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FAO Investment Centre. Country Highlights. Egypt: Wheat Sector Review

Report No. 23 – September 2015










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    Book (stand-alone)
    Wheat Landraces in Farmers' Fields in Turkey: National Survey, Collection and Conservation, 2009-2014 2015
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    Turkey is located at a unique position from the view point of plant genetic diversity. Due to its great variety in geomorphology, topography, and climate, Turkey has a large diversity of habitats so it is very rich in plant species and endemism. One plant, perhaps the most important one, is wheat. Wheat is one of the most important agricultural commodities in Turkey, and the country ranks among the top ten wheat producers in the world. Wheat is a staple and strategic crop and an essential food i n the Turkish diet, consumed mostly as bread, but also as bulgur, yufka (flat bread), and cookies. Total annual wheat production is estimated at 19.6 million metric tons, valued at approximately US$6.9 billion in 2010. Total production area is approximately 8 million ha (FAO, 2012). Value addition via processing makes the wheat industry one of the major sectors in the economy. The study showed that wheat landraces are being produced by farmers in generally remote areas for subsistence farming. T he number of farmers producing wheat landraces and different wheat landrace populations are likely decreasing. As a country, Turkey has a good strategy to conserve them in gene banks (ex situ conservation), but should focus more on their maintenance under farmers’ conditions (in situ conservation) and improve conservation and sustainability strategies using organic farming practices, geographical indicators, mountainous production practices, and emphasis on local products.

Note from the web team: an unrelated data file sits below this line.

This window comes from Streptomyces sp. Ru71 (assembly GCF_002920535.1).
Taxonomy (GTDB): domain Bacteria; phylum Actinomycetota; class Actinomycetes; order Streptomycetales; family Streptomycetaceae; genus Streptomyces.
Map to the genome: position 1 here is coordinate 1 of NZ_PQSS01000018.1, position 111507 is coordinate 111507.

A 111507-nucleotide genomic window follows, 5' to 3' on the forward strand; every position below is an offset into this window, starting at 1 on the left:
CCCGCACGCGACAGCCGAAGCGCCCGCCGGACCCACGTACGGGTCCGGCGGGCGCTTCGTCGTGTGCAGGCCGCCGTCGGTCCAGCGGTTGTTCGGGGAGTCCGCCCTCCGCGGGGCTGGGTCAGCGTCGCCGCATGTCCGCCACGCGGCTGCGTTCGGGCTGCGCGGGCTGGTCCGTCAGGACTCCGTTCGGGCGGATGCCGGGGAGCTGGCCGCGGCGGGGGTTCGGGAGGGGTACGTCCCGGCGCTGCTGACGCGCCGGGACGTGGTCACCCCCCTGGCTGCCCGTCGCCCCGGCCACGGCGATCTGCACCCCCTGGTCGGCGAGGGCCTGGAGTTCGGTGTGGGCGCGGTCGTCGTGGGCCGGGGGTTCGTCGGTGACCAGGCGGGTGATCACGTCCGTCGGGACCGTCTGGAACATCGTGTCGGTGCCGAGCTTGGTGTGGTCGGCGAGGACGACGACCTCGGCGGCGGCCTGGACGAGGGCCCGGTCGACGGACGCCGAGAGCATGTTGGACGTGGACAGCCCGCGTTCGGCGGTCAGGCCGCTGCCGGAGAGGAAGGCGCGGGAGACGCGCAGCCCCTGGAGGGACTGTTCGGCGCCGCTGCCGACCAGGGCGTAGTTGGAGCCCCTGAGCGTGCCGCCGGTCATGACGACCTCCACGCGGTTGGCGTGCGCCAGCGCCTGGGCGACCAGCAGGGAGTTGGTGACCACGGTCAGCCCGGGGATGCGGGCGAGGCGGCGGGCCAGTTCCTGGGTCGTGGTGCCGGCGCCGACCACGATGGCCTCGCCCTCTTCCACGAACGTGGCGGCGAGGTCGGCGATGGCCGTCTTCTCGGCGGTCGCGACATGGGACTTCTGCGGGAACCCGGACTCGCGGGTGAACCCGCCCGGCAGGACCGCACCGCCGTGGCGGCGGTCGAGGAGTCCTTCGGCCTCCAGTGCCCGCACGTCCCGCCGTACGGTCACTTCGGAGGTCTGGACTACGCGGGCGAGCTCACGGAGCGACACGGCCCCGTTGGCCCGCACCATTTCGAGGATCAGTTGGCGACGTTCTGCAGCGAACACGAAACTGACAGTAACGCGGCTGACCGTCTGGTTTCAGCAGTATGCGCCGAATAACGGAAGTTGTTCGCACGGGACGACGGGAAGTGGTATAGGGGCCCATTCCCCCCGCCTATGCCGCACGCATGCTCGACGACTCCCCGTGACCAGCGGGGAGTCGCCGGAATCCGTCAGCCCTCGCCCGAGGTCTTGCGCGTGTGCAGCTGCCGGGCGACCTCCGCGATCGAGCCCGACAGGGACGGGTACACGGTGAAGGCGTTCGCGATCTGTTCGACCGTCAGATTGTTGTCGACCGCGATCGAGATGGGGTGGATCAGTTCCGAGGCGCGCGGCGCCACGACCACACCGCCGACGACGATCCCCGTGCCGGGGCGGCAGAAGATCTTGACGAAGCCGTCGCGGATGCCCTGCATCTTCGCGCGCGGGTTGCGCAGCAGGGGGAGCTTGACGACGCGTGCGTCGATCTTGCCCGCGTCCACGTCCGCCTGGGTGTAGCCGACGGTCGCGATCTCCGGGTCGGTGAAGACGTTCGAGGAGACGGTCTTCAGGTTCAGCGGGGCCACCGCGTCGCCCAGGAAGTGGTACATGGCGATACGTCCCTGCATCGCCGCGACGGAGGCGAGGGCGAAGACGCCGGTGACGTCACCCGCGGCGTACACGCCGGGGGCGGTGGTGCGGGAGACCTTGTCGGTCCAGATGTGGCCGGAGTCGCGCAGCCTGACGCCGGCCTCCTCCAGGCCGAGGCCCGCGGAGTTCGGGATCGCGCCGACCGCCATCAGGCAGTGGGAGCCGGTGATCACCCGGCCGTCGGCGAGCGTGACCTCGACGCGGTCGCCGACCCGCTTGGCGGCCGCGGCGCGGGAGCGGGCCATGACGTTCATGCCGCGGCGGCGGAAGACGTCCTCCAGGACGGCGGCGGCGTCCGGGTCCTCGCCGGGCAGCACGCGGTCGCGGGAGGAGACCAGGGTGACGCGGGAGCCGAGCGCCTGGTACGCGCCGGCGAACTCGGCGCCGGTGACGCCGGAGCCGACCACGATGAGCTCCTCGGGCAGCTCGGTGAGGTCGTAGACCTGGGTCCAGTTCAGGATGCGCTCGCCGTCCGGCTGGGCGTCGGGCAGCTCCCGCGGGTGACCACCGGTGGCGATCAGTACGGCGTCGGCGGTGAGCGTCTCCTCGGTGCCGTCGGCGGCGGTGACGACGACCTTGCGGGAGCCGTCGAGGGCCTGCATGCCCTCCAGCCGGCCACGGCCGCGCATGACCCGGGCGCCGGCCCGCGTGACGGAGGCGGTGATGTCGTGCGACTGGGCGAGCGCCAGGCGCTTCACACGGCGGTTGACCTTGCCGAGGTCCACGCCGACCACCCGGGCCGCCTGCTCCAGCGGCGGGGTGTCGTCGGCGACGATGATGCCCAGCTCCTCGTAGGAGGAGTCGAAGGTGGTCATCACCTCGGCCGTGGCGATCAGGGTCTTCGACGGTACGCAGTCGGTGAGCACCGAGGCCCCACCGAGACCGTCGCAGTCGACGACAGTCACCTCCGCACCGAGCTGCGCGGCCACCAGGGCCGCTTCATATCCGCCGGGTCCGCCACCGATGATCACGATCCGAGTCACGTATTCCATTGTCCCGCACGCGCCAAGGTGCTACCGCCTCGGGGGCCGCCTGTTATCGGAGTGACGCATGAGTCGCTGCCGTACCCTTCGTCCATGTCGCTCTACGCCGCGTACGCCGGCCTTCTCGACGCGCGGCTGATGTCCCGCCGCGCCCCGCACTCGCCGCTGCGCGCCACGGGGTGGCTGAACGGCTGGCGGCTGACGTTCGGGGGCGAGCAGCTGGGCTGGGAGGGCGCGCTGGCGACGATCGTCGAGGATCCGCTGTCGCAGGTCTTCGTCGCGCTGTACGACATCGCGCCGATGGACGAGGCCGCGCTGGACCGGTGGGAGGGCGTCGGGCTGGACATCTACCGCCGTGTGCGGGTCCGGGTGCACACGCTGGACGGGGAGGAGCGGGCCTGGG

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    Book (stand-alone)
    FAO Wheat Rust Diseases Global Programme 2014–2017
    Strengthening capacities and promoting collaboration to prevent wheat rust epidemics
    2014
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    Wheat is a source of food and livelihoods for over 1 billion people in developing countries. A major staple food crop in many countries, it is an important source of nutrition, providing on average 40 percent of per capita calorie intake. Drought, floods and diseases severely affect wheat production. Exacerbated by climatic stress, especially in rainfed areas, the impact of wheat diseases is expected to increase. During the past decade a number of virulent strains of wheat rust diseases have eme rged, causing global concerns to wheat production. The wheat stem rust race Ug99 is highly virulent on the majority of world wheat varieties – the risk that it could cause a global epidemic is real. Ug99 is well established in East Africa and Yemen and has spread to the Islamic Republic of Iran. In 2010 and 2013, a new, virulent strain of yellow rust, Yr27, has caused severe outbreaks and losses in many countries in North and East Africa, the Near East and South Asia. Due to ever changing geneti cs of these pathogens they need to be monitored continuously. Wheat production in Northern and Eastern Africa, the Near East and West, Central and South Asia is vulnerable to rust diseases. These regions account for around 37 percent of global wheat production. The cost of a 10 percent loss in areas at risk is estimated to exceed USD 5.8 billion. The impact on food and nutrition security is estimable. To combat wheat rust diseases continuous surveillance as well as a programmatic management appr oach are essential.
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    Journal, magazine, bulletin
    FPMA Bulletin #1, 12 February 2019
    Monthly Report on Food Price Trends
    2019
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    International prices of wheat remained firm in January due to tightening export supplies and robust world demand, while concerns over the impact of adverse weather on crops in South America underpinned maize export price quotations. International prices of rice also rose, mainly due to reviving Asian demand for Japonica rice. In East Africa, in the Sudan and South Sudan, the weak national currencies provided upward support to the prices of staple foods and kept them at levels well above those a year earlier. High production and transport costs also contributed to the higher level of prices. In Southern Africa, seasonal price increases of maize were amplified in several countries by the reduced 2018 production outturns, while in Zimbabwe, a drop in the value of the country’s currency and a shortage of foreign exchange were the main drivers of the surge in food prices late last year.

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